Ashes of first Czech Oscar winner interred at Vyšehrad

The remains of Czech actor Ivan Jandl were interred today at Prague’s Vyšehrad cemetery thirty years after his death at the age of 50. Jandl was the first Czech to win an Oscar, albeit of the Special Juvenile variety, for the then nine-year-old’s performance in the Swiss-American production of the 1948 film "The Search".

The president of the Czech Actors’ Association Ondřej Kepka at Ivan Jandl's grave at Prague’s Vyšehrad cemetery, photo: CTKThe president of the Czech Actors’ Association Ondřej Kepka at Ivan Jandl's grave at Prague’s Vyšehrad cemetery, photo: CTK “Where is my mother? I have a mother! I know I have a mother!”

“Look, it is difficult to…”

“Why don’t you tell me? You know where she is! I’m sure you know!”

The Search, or Poznamenaní, tells the story of a young Auschwitz survivor searching for his mother in the ruins of post-war Europe. The film stars Montgomery Clift, Aline MacMahon and fellow Czech-born actor Jarmila Novotná. Asides from the Juvenile Oscar, The Search also won an Academy Award for its screenplay.

In 1947, young Ivan Jandl was a promising member of Czech Radio’s Disman’s Children's Choir. This led the boy to be selected for a supporting role in the MGM production despite speaking no English; instead he had to learn his lines phonetically. Here’s how the film was promoted to audiences at the time:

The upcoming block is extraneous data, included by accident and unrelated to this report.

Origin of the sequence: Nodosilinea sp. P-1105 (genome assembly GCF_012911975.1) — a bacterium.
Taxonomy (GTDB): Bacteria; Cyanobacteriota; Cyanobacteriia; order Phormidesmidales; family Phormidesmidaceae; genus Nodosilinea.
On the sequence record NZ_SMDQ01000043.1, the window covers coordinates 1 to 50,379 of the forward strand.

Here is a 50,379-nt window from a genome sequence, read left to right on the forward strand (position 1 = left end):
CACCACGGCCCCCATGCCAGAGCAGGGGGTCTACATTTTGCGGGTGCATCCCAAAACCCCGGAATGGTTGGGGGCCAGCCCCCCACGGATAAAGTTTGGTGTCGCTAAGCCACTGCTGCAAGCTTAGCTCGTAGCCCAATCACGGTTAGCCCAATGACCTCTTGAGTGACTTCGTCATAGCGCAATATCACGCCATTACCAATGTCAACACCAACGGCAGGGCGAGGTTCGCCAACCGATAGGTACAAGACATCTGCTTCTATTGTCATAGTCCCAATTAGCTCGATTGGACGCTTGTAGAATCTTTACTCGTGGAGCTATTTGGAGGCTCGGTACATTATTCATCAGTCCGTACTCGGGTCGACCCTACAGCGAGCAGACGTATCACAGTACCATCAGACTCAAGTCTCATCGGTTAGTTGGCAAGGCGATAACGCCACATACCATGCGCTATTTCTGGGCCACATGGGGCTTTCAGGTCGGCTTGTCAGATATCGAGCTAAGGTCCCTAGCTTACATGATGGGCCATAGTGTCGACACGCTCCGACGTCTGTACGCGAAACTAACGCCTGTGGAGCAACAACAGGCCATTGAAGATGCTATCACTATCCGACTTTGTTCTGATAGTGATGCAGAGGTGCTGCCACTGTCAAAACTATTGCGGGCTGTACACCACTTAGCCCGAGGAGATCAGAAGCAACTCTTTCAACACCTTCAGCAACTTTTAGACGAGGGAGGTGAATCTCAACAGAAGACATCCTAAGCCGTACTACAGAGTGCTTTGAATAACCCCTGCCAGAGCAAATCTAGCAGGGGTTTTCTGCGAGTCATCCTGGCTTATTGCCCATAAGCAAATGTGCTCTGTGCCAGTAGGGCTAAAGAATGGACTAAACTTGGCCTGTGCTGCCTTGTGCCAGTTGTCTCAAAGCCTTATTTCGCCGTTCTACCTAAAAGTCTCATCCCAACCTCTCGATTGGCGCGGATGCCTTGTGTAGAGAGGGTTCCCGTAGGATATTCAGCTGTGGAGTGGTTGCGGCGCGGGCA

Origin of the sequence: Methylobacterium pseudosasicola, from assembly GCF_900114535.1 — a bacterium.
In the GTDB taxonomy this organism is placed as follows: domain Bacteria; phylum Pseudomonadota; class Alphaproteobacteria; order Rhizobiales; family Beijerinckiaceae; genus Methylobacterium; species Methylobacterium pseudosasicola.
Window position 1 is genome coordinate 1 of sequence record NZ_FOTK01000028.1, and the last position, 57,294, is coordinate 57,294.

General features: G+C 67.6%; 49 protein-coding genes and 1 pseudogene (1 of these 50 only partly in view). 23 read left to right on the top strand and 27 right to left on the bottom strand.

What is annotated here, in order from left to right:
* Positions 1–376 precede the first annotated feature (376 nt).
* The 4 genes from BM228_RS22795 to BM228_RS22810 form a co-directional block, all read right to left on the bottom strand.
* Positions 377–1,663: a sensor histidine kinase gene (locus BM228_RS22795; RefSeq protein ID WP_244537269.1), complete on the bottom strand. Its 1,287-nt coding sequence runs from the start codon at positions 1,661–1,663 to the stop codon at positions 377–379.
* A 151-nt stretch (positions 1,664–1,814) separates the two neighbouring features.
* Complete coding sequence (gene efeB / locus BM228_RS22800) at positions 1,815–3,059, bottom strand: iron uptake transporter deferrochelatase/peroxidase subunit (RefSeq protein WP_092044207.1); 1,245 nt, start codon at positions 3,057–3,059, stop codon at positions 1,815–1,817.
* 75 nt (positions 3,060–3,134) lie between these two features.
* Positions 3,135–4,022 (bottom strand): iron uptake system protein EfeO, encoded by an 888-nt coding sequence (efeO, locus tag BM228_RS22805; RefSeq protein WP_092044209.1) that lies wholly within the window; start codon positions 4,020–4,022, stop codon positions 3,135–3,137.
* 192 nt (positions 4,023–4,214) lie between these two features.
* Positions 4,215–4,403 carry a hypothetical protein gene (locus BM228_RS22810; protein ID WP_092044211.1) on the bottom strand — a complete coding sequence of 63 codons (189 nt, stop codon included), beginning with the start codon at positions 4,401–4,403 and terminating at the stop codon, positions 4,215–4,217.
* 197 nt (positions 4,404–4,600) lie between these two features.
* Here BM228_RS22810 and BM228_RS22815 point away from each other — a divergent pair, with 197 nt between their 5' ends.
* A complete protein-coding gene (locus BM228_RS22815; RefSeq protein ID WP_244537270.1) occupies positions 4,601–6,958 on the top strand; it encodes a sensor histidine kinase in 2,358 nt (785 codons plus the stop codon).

“…and now again a troupe of American filmmakers has journeyed abroad, this time to produce yet another great picture in its authentic background, in the hitherto unphotographed American zones of Western Europe. It’s title: The Search – the dramatic story of a runaway youngster in search of a future, an adventurous young American in search of simple justice, and a wandering mother in search of her son.”

Photo: Public DomainPhoto: Public Domain But, despite a promising performance, which also earned him a Juvenile Golden Globe, the communist takeover in 1948 meant that Jandl was not allowed to travel to America to receive his Academy Award in person. Despite some theatre and radio work, Jandl’s subsequent career as an actor largely evaporated, and he was also blighted by a variety of illnesses, including cerebral palsy and typhoid fever. He died of complications stemming from diabetes in 1987.

The Czech Actors’ Association is sponsoring the reburial in conjunction with the Actors’ Life Foundation (Nadace Život umělce), which has created a special gravesite at Vyšehrad to honour figures from the Czech cultural sphere.